The Cathedral of Cool

By Beaton, Belinda | Queen's Quarterly, Summer 2006 | Go to article overview

The Cathedral of Cool


Beaton, Belinda, Queen's Quarterly


The countdown to the millennium inspired many civic projects, and architects competed to design tributes to an ill-defined postmodern sensibility. Among the most noted in England were the Millennium Dome in Greenwich and the Sage Centre at Gateshead. Yet the one the public has permanently embraced is by no means in the vanguard of architectural design. Once regarded as a spectacularly ugly industrial site on London's South Bank, it has found new life as a captivating temple of art.

OVER the last thirty years, decrepit manufacturing districts and old ports have become the focus of urban regeneration projects, with their abandoned factories and warehouses finding new functions as restaurants, apartments, and office blocks. Artists have often been the unacknowledged catalysts in such revitalizations; having long ago discovered that the lower rents of neglected buildings enable them to create affordable studio, gallery, and performance spaces. In turn, the new bohemian environments that emerge are magnets for audiences and visitors.

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As the public rediscovers urban areas once dismissed as blighted, a sense of nostalgia for a lost industrial past develops, along with a desire to preserve the character of neighbourhoods once dismissed as unattractive. The newly retrofitted commercial and residential projects that result are often tributes to the virtues of mixed use development. Buildings revamped as arts facilities often remain at the heart of such schemes because they attract tourists who inject capital into local economies. In their second lives, edifices assume new identities that previous generations could never have conceived for them. This has certainly been the case with London's old Bankside Power Station, now known as Tate Modern.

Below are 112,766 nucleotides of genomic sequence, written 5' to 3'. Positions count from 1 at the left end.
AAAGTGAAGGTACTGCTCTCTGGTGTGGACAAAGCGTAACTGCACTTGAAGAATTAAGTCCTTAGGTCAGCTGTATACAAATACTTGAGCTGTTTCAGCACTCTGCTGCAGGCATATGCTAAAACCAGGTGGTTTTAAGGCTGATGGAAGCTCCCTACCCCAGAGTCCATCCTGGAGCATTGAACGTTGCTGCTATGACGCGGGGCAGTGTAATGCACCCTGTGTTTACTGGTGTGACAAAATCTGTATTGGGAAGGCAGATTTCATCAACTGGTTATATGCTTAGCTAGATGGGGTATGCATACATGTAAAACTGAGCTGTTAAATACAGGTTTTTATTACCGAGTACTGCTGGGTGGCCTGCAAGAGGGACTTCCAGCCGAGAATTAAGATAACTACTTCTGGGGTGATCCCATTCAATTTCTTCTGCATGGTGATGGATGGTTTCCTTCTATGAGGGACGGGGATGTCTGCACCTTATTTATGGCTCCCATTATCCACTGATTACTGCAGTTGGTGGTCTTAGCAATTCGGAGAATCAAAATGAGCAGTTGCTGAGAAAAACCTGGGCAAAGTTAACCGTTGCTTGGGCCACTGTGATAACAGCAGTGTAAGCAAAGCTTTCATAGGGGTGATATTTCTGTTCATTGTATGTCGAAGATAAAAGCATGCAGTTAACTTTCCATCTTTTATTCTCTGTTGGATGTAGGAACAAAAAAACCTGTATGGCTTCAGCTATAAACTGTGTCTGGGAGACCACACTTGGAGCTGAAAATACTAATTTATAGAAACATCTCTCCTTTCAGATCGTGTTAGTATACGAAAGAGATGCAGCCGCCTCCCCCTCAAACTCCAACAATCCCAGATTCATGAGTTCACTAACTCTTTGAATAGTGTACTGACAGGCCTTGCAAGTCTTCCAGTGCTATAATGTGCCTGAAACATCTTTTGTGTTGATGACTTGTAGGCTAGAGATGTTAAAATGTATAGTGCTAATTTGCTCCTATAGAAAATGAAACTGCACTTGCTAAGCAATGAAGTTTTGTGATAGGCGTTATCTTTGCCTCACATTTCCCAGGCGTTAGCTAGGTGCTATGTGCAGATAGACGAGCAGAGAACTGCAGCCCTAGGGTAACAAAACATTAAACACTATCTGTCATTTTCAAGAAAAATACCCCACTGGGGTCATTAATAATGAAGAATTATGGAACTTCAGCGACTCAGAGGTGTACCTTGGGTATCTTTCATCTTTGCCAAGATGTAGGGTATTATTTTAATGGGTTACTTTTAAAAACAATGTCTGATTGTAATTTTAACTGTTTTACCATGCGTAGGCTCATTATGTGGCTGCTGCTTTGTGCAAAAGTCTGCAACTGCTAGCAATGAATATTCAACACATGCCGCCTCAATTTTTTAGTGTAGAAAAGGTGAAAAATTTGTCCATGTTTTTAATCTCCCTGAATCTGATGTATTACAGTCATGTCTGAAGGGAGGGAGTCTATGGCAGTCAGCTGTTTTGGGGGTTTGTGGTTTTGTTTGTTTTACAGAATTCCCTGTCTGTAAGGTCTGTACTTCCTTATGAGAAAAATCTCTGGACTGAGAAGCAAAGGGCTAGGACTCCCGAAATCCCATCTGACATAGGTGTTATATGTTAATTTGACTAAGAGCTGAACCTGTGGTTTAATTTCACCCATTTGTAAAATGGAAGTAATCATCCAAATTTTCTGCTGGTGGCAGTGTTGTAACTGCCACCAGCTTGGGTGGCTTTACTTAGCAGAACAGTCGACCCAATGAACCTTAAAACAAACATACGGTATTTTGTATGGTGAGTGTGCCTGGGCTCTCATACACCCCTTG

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GILES GILBERT SCOTT'S red brick hulk of a building was considered hideous but functional when it was built between 1947 and 1963 on the south bank of the Thames River. London's postwar power needs demanded that it be centrally located, but, in comparison to St Paul's Cathedral standing majestically across from it on the north bank, it was an eyesore. Authorities stipulated that the huge chimney at its centre could not be higher than Wren's iconic cathedral. After the generator became obsolete and was abandoned in 1981, it stood awaiting demolition.

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Around this time at Millbank, up the river and past the Houses of Parliament, it was becoming painfully apparent that the Tate Gallery simply could not display its holdings effectively. While the museum was dedicated to British art, it also had extensive acquisitions of international modern work. The opening of a new wing for the permanent display of its prestigious Turner collection did not resolve the problem. By 1987 it was decided that a separate branch needed to be established. The same year, Nicholas Serota became the Tate's director and demonstrated an uncanny knack not only for restoring the old galleries of what was now referred to as "Tate Britain," but also for raising funds from government bodies and private sources for what would be "Tate Modern." When he announced in 1992 that the derelict generator two kilometres down the river had been selected for the second gallery, there was genuine surprise.

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The cost of converting the old power station has been [pounds sterling]134 million, of which over half has come from government sources. The government's urban regeneration agency donated [pound sterling]12 million to buy the site and remove the machinery from it. The Millennium Commission contributed [pounds sterling]50 million. The task of redesigning the building fell to the Swiss architectural firm Herzog & de Meuron. While the brickwork was restored, the external appearance of the old station did not change, except that a huge two-storey horizontal roof beam of glass was built across the top of the building to admit natural light. …

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